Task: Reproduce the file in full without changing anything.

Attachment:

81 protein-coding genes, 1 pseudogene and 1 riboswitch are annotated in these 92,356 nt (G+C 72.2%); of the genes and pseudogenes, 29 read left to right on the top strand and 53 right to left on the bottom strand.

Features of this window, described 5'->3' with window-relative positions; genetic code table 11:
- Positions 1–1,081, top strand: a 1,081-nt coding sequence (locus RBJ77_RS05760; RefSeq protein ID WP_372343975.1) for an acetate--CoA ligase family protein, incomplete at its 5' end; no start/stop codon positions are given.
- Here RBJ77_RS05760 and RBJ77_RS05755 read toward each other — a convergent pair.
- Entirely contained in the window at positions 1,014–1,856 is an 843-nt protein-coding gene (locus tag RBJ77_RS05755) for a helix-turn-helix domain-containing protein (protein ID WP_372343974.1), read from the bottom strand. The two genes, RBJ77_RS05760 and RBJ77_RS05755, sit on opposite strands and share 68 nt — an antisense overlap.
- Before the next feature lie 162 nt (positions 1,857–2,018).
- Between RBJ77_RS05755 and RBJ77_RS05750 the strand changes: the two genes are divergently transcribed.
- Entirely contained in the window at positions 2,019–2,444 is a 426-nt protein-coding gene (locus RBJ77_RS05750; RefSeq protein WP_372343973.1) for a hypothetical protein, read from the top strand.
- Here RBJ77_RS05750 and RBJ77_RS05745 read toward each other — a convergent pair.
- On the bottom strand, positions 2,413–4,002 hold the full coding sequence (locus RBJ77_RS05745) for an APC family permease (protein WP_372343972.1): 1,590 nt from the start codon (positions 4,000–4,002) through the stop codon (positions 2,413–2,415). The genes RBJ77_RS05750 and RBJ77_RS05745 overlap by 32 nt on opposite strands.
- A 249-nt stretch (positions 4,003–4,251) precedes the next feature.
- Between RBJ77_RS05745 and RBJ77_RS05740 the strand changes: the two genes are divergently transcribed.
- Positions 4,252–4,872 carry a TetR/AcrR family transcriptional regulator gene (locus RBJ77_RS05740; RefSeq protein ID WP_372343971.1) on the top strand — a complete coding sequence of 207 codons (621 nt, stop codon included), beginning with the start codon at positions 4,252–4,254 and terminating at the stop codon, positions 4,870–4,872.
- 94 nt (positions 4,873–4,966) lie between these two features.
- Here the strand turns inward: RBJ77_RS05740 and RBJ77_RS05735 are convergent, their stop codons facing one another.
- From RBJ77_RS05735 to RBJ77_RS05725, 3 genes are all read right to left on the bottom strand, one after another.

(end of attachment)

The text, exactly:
81 protein-coding genes, 1 pseudogene and 1 riboswitch are annotated in these 92,356 nt (G+C 72.2%); of the genes and pseudogenes, 29 read left to right on the top strand and 53 right to left on the bottom strand.

Features of this window, described 5'->3' with window-relative positions; genetic code table 11:
- Positions 1–1,081, top strand: a 1,081-nt coding sequence (locus RBJ77_RS05760; RefSeq protein ID WP_372343975.1) for an acetate--CoA ligase family protein, incomplete at its 5' end; no start/stop codon positions are given.
- Here RBJ77_RS05760 and RBJ77_RS05755 read toward each other — a convergent pair.
- Entirely contained in the window at positions 1,014–1,856 is an 843-nt protein-coding gene (locus tag RBJ77_RS05755) for a helix-turn-helix domain-containing protein (protein ID WP_372343974.1), read from the bottom strand. The two genes, RBJ77_RS05760 and RBJ77_RS05755, sit on opposite strands and share 68 nt — an antisense overlap.
- Before the next feature lie 162 nt (positions 1,857–2,018).
- Between RBJ77_RS05755 and RBJ77_RS05750 the strand changes: the two genes are divergently transcribed.
- Entirely contained in the window at positions 2,019–2,444 is a 426-nt protein-coding gene (locus RBJ77_RS05750; RefSeq protein WP_372343973.1) for a hypothetical protein, read from the top strand.
- Here RBJ77_RS05750 and RBJ77_RS05745 read toward each other — a convergent pair.
- On the bottom strand, positions 2,413–4,002 hold the full coding sequence (locus RBJ77_RS05745) for an APC family permease (protein WP_372343972.1): 1,590 nt from the start codon (positions 4,000–4,002) through the stop codon (positions 2,413–2,415). The genes RBJ77_RS05750 and RBJ77_RS05745 overlap by 32 nt on opposite strands.
- A 249-nt stretch (positions 4,003–4,251) precedes the next feature.
- Between RBJ77_RS05745 and RBJ77_RS05740 the strand changes: the two genes are divergently transcribed.
- Positions 4,252–4,872 carry a TetR/AcrR family transcriptional regulator gene (locus RBJ77_RS05740; RefSeq protein ID WP_372343971.1) on the top strand — a complete coding sequence of 207 codons (621 nt, stop codon included), beginning with the start codon at positions 4,252–4,254 and terminating at the stop codon, positions 4,870–4,872.
- 94 nt (positions 4,873–4,966) lie between these two features.
- Here the strand turns inward: RBJ77_RS05740 and RBJ77_RS05735 are convergent, their stop codons facing one another.
- From RBJ77_RS05735 to RBJ77_RS05725, 3 genes are all read right to left on the bottom strand, one after another.